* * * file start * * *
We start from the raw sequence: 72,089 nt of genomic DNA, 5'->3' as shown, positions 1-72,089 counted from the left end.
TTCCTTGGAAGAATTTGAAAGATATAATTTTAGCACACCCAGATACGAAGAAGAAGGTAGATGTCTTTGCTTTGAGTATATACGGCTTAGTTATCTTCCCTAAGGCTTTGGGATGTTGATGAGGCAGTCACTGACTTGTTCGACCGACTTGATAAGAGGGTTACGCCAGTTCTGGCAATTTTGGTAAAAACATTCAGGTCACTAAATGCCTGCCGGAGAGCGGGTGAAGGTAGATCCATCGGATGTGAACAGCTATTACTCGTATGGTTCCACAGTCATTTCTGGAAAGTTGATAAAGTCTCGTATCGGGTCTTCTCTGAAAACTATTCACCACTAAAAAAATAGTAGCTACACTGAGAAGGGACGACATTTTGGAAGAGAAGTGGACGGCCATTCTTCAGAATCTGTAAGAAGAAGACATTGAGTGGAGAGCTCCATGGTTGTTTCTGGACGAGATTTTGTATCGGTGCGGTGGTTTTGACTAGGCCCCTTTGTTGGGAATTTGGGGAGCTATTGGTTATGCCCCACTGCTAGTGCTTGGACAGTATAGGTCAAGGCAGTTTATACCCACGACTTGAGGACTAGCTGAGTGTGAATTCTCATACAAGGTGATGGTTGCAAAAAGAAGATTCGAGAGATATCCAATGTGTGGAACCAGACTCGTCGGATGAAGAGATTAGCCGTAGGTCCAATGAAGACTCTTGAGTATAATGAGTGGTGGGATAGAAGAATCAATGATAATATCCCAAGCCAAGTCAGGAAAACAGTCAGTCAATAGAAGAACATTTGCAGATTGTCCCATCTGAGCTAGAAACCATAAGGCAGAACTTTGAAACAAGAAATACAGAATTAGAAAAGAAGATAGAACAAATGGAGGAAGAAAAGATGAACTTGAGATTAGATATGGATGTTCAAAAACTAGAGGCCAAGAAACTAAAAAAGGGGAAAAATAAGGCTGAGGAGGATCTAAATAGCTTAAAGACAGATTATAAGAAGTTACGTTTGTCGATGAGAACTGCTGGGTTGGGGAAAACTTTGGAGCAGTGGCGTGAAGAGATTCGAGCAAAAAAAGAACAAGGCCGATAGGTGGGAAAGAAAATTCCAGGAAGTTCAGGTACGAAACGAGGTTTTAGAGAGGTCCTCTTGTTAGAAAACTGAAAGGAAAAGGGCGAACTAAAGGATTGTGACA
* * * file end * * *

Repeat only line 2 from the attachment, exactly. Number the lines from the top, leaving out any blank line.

TTCCTTGGAAGAATTTGAAAGATATAATTTTAGCACACCCAGATACGAAGAAGAAGGTAGATGTCTTTGCTTTGAGTATATACGGCTTAGTTATCTTCCCTAAGGCTTTGGGATGTTGATGAGGCAGTCACTGACTTGTTCGACCGACTTGATAAGAGGGTTACGCCAGTTCTGGCAATTTTGGTAAAAACATTCAGGTCACTAAATGCCTGCCGGAGAGCGGGTGAAGGTAGATCCATCGGATGTGAACAGCTATTACTCGTATGGTTCCACAGTCATTTCTGGAAAGTTGATAAAGTCTCGTATCGGGTCTTCTCTGAAAACTATTCACCACTAAAAAAATAGTAGCTACACTGAGAAGGGACGACATTTTGGAAGAGAAGTGGACGGCCATTCTTCAGAATCTGTAAGAAGAAGACATTGAGTGGAGAGCTCCATGGTTGTTTCTGGACGAGATTTTGTATCGGTGCGGTGGTTTTGACTAGGCCCCTTTGTTGGGAATTTGGGGAGCTATTGGTTATGCCCCACTGCTAGTGCTTGGACAGTATAGGTCAAGGCAGTTTATACCCACGACTTGAGGACTAGCTGAGTGTGAATTCTCATACAAGGTGATGGTTGCAAAAAGAAGATTCGAGAGATATCCAATGTGTGGAACCAGACTCGTCGGATGAAGAGATTAGCCGTAGGTCCAATGAAGACTCTTGAGTATAATGAGTGGTGGGATAGAAGAATCAATGATAATATCCCAAGCCAAGTCAGGAAAACAGTCAGTCAATAGAAGAACATTTGCAGATTGTCCCATCTGAGCTAGAAACCATAAGGCAGAACTTTGAAACAAGAAATACAGAATTAGAAAAGAAGATAGAACAAATGGAGGAAGAAAAGATGAACTTGAGATTAGATATGGATGTTCAAAAACTAGAGGCCAAGAAACTAAAAAAGGGGAAAAATAAGGCTGAGGAGGATCTAAATAGCTTAAAGACAGATTATAAGAAGTTACGTTTGTCGATGAGAACTGCTGGGTTGGGGAAAACTTTGGAGCAGTGGCGTGAAGAGATTCGAGCAAAAAAAGAACAAGGCCGATAGGTGGGAAAGAAAATTCCAGGAAGTTCAGGTACGAAACGAGGTTTTAGAGAGGTCCTCTTGTTAGAAAACTGAAAGGAAAAGGGCGAACTAAAGGATTGTGACA